Month: June 2013

Lesson #23 "I Belong to a Family"

***Note: Please read the post called “10 Lesson Helps” found under “Primary Lesson Listings” before reviewing any of my Sunbeam lesson plan ideas.

“When you received a calling to teach, you may have said to yourself, ‘But I have not been trained to teach. I have no ability to present a lesson or lead a class discussion. There are so many who could do better than I.’ Perhaps others do have more teaching experience or natural ability than you. However, you are the one who has been called. The Lord will make you an instrument in His hands if you are humble, faithful, and diligent” (Teaching, No Greater Call, p. 20).

Call each child’s parent the week before and ask them to each bring a family photo.

Materials needed: pictures 1-16, 1-5, 1-53, 1-7, 1-6, 1-15, six popsicle sticks with paper heads of a mom, dad, brother, sister, grandma and grandpa on each, a dress up item for a mom, dad, grandpa and grandma, a print out of a tree (leafless) for each child, green paper leaves, gluestick and a marker.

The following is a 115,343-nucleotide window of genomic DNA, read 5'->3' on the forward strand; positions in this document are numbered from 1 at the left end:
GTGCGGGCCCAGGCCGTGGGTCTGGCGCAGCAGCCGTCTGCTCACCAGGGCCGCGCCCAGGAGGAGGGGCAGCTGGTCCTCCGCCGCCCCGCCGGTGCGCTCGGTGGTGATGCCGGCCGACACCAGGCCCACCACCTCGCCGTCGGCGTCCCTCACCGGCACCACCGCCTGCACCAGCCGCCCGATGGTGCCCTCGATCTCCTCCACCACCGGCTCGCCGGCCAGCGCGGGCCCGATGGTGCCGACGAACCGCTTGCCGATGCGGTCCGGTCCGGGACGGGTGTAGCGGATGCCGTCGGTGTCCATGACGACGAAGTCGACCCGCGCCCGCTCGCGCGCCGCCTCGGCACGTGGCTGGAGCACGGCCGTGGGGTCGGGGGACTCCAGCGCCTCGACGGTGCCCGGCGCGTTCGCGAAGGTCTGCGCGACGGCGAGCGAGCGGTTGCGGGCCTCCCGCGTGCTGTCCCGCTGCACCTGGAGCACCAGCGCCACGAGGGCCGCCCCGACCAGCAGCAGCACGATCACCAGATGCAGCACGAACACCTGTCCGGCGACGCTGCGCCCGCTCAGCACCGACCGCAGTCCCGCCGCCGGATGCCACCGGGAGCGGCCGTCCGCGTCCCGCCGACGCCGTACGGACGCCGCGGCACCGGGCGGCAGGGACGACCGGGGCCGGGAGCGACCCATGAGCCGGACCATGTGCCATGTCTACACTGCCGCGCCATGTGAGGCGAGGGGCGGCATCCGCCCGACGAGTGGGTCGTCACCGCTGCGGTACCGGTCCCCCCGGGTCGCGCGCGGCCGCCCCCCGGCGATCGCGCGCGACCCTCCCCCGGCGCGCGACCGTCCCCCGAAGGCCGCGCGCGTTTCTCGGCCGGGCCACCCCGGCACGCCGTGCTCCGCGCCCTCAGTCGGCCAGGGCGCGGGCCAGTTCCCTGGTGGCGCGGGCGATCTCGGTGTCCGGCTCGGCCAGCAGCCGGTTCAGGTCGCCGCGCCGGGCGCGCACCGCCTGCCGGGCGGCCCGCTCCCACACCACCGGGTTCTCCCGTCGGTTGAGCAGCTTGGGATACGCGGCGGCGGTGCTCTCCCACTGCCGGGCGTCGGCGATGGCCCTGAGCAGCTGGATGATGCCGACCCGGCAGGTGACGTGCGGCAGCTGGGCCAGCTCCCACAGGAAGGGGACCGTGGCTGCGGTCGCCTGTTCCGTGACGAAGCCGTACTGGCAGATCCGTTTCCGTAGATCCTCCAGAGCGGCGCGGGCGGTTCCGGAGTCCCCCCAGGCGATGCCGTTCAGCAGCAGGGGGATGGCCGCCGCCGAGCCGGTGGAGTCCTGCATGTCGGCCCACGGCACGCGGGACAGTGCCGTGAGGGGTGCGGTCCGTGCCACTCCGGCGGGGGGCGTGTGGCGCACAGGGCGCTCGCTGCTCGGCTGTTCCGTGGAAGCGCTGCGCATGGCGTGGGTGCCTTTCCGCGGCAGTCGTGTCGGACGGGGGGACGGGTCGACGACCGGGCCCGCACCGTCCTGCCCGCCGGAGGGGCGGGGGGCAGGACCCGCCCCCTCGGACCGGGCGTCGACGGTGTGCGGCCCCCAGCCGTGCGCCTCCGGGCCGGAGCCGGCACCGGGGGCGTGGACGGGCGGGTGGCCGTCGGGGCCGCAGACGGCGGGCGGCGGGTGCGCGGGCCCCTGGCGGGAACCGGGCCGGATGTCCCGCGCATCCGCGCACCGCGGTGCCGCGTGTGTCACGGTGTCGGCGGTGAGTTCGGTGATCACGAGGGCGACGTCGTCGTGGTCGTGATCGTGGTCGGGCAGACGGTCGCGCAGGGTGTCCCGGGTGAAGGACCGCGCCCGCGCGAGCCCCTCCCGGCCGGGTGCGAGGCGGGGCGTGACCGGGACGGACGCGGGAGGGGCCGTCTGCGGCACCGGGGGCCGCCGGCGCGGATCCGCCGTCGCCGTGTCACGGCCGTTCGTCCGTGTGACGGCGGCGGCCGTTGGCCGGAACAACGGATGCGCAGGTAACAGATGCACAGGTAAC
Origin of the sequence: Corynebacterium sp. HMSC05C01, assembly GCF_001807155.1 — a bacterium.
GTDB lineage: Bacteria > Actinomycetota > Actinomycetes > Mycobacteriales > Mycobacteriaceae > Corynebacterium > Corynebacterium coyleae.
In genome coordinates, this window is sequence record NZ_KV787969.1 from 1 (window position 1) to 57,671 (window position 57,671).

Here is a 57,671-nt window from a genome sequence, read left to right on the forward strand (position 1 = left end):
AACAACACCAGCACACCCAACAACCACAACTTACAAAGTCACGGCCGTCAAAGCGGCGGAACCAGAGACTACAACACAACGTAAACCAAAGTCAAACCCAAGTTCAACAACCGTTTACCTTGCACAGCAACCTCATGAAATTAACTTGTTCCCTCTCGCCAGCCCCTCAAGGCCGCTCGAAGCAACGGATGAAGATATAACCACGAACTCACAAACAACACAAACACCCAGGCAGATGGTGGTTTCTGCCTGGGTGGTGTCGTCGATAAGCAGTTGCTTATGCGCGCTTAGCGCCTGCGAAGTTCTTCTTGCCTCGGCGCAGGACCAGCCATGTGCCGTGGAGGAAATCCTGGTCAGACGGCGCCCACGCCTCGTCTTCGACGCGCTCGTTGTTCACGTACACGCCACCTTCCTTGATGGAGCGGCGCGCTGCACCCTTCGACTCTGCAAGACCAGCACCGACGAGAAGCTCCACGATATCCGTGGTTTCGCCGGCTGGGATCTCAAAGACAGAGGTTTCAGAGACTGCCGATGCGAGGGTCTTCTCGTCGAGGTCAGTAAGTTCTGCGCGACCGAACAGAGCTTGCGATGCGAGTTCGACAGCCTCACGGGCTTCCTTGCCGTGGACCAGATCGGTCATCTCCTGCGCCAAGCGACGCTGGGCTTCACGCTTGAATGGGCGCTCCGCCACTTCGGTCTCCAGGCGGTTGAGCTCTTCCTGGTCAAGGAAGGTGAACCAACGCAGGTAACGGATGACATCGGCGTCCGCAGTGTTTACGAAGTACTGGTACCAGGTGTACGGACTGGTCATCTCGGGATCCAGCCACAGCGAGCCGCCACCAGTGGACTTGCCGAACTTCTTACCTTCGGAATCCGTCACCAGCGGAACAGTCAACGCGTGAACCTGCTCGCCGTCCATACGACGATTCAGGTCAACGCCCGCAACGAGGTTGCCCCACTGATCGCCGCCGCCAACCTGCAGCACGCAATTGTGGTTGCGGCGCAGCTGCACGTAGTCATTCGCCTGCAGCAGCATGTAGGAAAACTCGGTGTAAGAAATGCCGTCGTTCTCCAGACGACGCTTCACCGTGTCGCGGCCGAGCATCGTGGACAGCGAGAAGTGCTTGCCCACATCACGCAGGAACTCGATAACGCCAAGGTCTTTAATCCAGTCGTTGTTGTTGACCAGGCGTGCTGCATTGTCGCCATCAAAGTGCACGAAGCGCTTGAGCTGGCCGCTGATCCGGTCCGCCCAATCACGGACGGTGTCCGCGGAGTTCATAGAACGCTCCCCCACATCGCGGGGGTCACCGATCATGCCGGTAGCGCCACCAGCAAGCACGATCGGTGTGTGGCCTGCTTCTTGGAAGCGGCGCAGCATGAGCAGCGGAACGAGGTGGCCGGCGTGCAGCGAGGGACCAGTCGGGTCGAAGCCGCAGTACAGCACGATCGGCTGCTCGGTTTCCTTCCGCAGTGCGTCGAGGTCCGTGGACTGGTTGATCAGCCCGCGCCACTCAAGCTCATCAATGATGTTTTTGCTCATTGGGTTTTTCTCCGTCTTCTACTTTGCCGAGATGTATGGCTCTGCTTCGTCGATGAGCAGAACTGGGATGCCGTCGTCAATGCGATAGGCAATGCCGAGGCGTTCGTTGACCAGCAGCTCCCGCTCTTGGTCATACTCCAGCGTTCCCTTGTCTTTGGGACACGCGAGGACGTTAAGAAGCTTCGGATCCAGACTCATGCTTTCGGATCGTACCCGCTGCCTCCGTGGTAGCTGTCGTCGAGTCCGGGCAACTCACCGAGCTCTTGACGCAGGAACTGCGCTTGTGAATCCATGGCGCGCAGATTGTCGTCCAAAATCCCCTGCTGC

Show picture 1-23. What is this a picture of? Who is in the nest? Who is feeding the baby birds? Who built the nest?  Who will teach the baby birds to fly when they get older?

Every baby needs a parent to take care of them. When we are born, we have a mother and a father. Sometimes we have a brother(s) or a sister(s) in our family too.

Show the following pictures and ask similar questions such as:

Who is the mom? Who is the dad? What are they doing together? Are they happy in their family? Are there brothers or sister? Is your family like this one?